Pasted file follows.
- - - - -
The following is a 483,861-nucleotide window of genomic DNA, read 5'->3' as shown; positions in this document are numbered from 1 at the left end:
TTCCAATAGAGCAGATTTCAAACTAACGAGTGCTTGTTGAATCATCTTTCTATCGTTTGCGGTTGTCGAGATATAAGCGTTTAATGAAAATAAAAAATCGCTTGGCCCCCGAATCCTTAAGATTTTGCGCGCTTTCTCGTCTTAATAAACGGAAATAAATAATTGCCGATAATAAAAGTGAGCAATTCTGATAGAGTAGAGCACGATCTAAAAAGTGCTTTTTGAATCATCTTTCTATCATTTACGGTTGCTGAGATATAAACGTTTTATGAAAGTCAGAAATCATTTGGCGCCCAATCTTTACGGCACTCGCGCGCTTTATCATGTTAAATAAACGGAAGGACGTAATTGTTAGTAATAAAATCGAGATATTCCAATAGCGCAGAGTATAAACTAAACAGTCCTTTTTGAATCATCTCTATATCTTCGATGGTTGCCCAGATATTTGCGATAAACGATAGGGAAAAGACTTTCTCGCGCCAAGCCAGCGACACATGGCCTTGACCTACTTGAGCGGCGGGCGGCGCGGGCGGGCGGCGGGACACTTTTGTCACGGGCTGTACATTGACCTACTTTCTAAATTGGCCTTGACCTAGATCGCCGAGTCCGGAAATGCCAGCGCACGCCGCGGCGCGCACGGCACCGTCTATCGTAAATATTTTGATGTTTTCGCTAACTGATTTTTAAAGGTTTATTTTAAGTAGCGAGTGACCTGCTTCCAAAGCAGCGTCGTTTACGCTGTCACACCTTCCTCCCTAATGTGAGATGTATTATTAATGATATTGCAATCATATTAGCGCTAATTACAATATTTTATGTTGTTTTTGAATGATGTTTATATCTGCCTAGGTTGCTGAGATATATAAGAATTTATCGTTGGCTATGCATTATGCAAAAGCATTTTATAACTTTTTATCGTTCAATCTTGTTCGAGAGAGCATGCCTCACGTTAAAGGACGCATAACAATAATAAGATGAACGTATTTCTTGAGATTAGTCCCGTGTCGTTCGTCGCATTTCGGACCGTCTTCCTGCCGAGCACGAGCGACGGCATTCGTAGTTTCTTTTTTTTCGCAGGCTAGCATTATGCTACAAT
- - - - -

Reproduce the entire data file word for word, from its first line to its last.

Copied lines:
The following is a 483,861-nucleotide window of genomic DNA, read 5'->3' as shown; positions in this document are numbered from 1 at the left end:
TTCCAATAGAGCAGATTTCAAACTAACGAGTGCTTGTTGAATCATCTTTCTATCGTTTGCGGTTGTCGAGATATAAGCGTTTAATGAAAATAAAAAATCGCTTGGCCCCCGAATCCTTAAGATTTTGCGCGCTTTCTCGTCTTAATAAACGGAAATAAATAATTGCCGATAATAAAAGTGAGCAATTCTGATAGAGTAGAGCACGATCTAAAAAGTGCTTTTTGAATCATCTTTCTATCATTTACGGTTGCTGAGATATAAACGTTTTATGAAAGTCAGAAATCATTTGGCGCCCAATCTTTACGGCACTCGCGCGCTTTATCATGTTAAATAAACGGAAGGACGTAATTGTTAGTAATAAAATCGAGATATTCCAATAGCGCAGAGTATAAACTAAACAGTCCTTTTTGAATCATCTCTATATCTTCGATGGTTGCCCAGATATTTGCGATAAACGATAGGGAAAAGACTTTCTCGCGCCAAGCCAGCGACACATGGCCTTGACCTACTTGAGCGGCGGGCGGCGCGGGCGGGCGGCGGGACACTTTTGTCACGGGCTGTACATTGACCTACTTTCTAAATTGGCCTTGACCTAGATCGCCGAGTCCGGAAATGCCAGCGCACGCCGCGGCGCGCACGGCACCGTCTATCGTAAATATTTTGATGTTTTCGCTAACTGATTTTTAAAGGTTTATTTTAAGTAGCGAGTGACCTGCTTCCAAAGCAGCGTCGTTTACGCTGTCACACCTTCCTCCCTAATGTGAGATGTATTATTAATGATATTGCAATCATATTAGCGCTAATTACAATATTTTATGTTGTTTTTGAATGATGTTTATATCTGCCTAGGTTGCTGAGATATATAAGAATTTATCGTTGGCTATGCATTATGCAAAAGCATTTTATAACTTTTTATCGTTCAATCTTGTTCGAGAGAGCATGCCTCACGTTAAAGGACGCATAACAATAATAAGATGAACGTATTTCTTGAGATTAGTCCCGTGTCGTTCGTCGCATTTCGGACCGTCTTCCTGCCGAGCACGAGCGACGGCATTCGTAGTTTCTTTTTTTTCGCAGGCTAGCATTATGCTACAAT